One distinct difference in the painting of Henri Matisse and Vincent van Gogh is the influence of other works and artists over their artwork. Japanese culture and prints profoundly influenced Van Gogh’s work. These Asian pieces that he collected while in Paris can be seen on his painting with the way the lapel of his jacket is outlined. Additionally, the brim of his hat is full and round and the jutting protruding nature of his right cheek which is quite similar to most Japanese. Alternatively, Henri Matisse conveys a message of upward and bourgeoisie status from the extravagance in color and embellishment of hue on the hat of the woman. Also, the painted woman is holding a fan close to her chest which sort of tritely enhances her sexuality.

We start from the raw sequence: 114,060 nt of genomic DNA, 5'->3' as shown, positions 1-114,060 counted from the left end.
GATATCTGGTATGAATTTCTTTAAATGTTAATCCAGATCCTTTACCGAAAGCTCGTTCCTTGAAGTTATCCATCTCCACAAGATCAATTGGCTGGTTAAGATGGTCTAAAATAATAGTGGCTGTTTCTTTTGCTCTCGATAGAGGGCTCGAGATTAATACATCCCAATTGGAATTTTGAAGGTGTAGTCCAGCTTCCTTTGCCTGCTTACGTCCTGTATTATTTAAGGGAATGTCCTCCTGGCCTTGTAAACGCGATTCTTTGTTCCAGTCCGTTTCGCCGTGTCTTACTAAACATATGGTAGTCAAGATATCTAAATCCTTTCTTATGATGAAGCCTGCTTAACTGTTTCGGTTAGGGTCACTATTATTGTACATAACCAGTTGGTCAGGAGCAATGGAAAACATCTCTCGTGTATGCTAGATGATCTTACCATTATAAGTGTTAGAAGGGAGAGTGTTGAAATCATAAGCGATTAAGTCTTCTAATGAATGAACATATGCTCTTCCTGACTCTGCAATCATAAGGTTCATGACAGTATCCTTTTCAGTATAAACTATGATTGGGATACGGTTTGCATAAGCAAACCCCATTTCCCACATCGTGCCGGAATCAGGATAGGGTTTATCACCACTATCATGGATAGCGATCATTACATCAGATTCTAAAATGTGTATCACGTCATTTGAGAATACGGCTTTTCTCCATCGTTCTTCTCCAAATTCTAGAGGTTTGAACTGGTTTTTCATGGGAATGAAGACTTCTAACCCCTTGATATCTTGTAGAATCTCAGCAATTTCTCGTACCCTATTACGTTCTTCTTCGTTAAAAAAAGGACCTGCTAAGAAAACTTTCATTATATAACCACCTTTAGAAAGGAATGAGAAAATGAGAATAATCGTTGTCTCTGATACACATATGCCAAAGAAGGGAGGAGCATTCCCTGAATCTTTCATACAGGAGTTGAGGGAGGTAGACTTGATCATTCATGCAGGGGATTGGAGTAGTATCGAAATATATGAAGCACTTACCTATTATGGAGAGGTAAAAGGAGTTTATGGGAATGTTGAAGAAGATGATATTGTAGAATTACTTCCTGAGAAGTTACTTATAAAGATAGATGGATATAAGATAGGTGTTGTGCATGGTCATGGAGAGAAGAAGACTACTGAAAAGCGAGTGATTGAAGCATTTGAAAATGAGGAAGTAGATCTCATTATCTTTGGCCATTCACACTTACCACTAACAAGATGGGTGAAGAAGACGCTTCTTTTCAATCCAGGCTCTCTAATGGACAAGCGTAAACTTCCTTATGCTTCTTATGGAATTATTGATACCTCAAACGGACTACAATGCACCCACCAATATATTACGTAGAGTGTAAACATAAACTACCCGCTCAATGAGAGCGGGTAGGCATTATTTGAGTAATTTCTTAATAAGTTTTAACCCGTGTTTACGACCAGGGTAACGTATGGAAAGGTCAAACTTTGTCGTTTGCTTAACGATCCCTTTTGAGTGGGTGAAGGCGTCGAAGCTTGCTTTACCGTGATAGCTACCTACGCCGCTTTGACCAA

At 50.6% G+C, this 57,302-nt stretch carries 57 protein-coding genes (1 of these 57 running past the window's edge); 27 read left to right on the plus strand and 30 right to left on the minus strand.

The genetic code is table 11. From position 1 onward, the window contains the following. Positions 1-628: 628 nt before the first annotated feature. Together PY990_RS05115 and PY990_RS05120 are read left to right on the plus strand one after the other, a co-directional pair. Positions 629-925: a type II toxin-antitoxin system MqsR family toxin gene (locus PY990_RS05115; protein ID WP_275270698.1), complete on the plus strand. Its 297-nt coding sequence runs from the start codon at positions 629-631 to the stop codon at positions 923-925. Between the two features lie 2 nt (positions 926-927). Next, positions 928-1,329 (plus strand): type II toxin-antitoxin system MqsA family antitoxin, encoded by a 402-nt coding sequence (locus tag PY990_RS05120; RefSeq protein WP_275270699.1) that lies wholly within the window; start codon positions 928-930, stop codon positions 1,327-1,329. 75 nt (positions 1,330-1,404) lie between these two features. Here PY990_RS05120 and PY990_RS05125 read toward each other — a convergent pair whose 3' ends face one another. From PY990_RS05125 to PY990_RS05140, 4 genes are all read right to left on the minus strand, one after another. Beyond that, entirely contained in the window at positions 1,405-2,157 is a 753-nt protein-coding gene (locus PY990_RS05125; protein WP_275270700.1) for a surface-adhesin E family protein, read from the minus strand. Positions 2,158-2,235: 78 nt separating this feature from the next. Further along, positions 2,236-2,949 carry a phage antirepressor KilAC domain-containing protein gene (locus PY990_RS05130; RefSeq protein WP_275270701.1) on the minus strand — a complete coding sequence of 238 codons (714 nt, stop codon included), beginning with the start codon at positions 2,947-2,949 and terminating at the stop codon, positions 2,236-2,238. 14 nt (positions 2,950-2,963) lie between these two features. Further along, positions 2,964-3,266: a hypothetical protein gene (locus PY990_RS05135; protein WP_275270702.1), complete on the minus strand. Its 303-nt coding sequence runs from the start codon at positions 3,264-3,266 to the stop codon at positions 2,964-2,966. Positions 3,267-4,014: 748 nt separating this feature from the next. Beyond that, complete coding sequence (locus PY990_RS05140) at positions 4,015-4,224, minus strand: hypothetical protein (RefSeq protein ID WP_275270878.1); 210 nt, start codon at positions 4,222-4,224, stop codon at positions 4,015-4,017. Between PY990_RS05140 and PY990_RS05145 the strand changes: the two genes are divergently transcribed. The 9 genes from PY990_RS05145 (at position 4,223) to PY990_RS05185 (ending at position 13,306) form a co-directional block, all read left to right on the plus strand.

To note is the intentional reason for the use of bright colors in both paintings. The gist from Henri Matisse is that he is more concerned with capturing the elemental significance of colors as opposed to demystifying the persona of his wife. The contrast is the more introspective and persona oriented nature of Vincent van Gogh’s painting which captures the emotions and feelings of what he is going through during that time.
Li, Jia, et al. “Rhythmic brushstrokes distinguish van Gogh from his contemporaries: findings via automated brushstroke extraction.” IEEE transactions on pattern analysis and machine intelligence 34.6 (2012): 1159-1176.
Matisse, Henri, and Jack D. Flam. Matisse on art. Univ of California Press, 1995.
Clark, T. J. “Madame Matisse’s Hat.” London Review of Books 30.16 (2008): 29.